ABSTRACT: Lowering cholesterol can reduce the incidence of coronary heart disease. Treating hypertension reduces overall mortality and is most effective in reducing the risk of coronary heart disease in older patients. Smoking cessation reduces the level of risk to that of nonsmokers within about three years of cessation. Aspirin is likely to be an effective means of primary prevention, but a group in whom treatment is appropriate has yet to be defined. Evidence that supplementation with vitamin A or C reduces the risk of coronary heart disease is inadequate; the data for use of vitamin E are inconclusive. Epidemiologic evidence is sufficient to recommend that most persons increase their levels of physical activity. Lowering homocysteine levels through increased folate intake is a promising but unproven primary prevention strategy. Hormone replacement therapy was associated with reduced incidence of coronary heart disease in epidemiologic studies but was not effective in a secondary prevention trial.


DVT and Pulmonary Embolism: Part I. Diagnosis - Article

ABSTRACT: The incidence of venous thromboembolic diseases is increasing as the U.S. population ages. At least one established risk factor is present in approximately 75 percent of patients who develop these diseases. Hospitalized patients and nursing home residents account for one half of all cases of deep venous thrombosis. A well-validated clinical prediction rule can be used for risk stratification of patients with suspected deep venous thrombosis. Used in combination with D-dimer or Doppler ultrasound tests, the prediction rule can reduce the need for contrast venography, as well as the likelihood of false-positive or false-negative test results. The inclusion of helical computed tomographic venography (i.e., a below-the-pelvis component) in pulmonary embolism protocols remains under evaluation. Specific combinations of a clinical prediction rule, ventilation-perfusion scanning, and D-dimer testing can rule out pulmonary embolism without an invasive or expensive investigation. A clinical prediction rule for pulmonary embolism is most helpful when it is used with subsequent evaluations such as ventilation-perfusion scanning, D-dimer testing, or computed tomography. Technologic advances are improving the resolution of helical computed tomography to allow detection of smaller emboli; however, further study is needed to provide definitive evidence supporting the role of this imaging technique in the diagnosis of pulmonary embolism. D-dimer testing is helpful clinically only when the result is negative. A negative D-dimer test can be used in combination with a clinical decision rule, ventilation-perfusion scanning, and/or helical computed tomography to lower the probability of pulmonary embolism to the point that aggressive treatment is not required. Evidence-based algorithms help guide the diagnosis of deep venous thrombosis and pulmonary embolism.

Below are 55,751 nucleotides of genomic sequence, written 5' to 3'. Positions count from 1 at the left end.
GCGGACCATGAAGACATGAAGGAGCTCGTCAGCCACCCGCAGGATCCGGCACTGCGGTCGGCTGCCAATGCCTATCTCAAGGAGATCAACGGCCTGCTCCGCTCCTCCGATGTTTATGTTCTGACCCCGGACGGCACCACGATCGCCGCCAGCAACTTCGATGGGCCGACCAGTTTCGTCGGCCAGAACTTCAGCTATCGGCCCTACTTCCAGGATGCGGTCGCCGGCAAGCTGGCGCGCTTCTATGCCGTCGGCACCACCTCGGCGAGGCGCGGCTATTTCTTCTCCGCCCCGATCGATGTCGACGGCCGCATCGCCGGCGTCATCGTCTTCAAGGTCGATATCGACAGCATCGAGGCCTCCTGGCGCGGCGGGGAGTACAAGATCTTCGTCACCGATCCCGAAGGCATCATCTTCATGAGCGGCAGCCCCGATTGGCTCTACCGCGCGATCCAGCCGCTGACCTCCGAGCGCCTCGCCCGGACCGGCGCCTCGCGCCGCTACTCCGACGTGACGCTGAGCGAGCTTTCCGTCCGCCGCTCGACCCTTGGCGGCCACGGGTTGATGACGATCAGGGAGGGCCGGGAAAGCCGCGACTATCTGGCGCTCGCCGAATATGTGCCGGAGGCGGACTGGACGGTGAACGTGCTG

Evaluation of Macrocytosis - Article

ABSTRACT: Macrocytosis, generally defined as a mean corpuscular volume greater than 100 fL, is frequently encountered when a complete blood count is performed. The most common etiologies are alcoholism, vitamin B12 and folate deficiencies, and medications. History and physical examination, vitamin B12 level, reticulocyte count, and a peripheral smear are helpful in delineating the underlying cause of macrocytosis. When the peripheral smear indicates megaloblastic anemia (demonstrated by macro-ovalocytes and hyper-segmented neutrophils), vitamin B12 or folate deficiency is the most likely cause. When the peripheral smear is non-megaloblastic, the reticulocyte count helps differentiate between drug or alcohol toxicity and hemolysis or hemorrhage. Of other possible etiologies, hypothyroidism, liver disease, and primary bone marrow dysplasias (including myelodysplasia and myeloproliferative disorders) are some of the more common causes.


Predicting Benefit of Spinal Manipulation for Low Back Pain - Point-of-Care Guides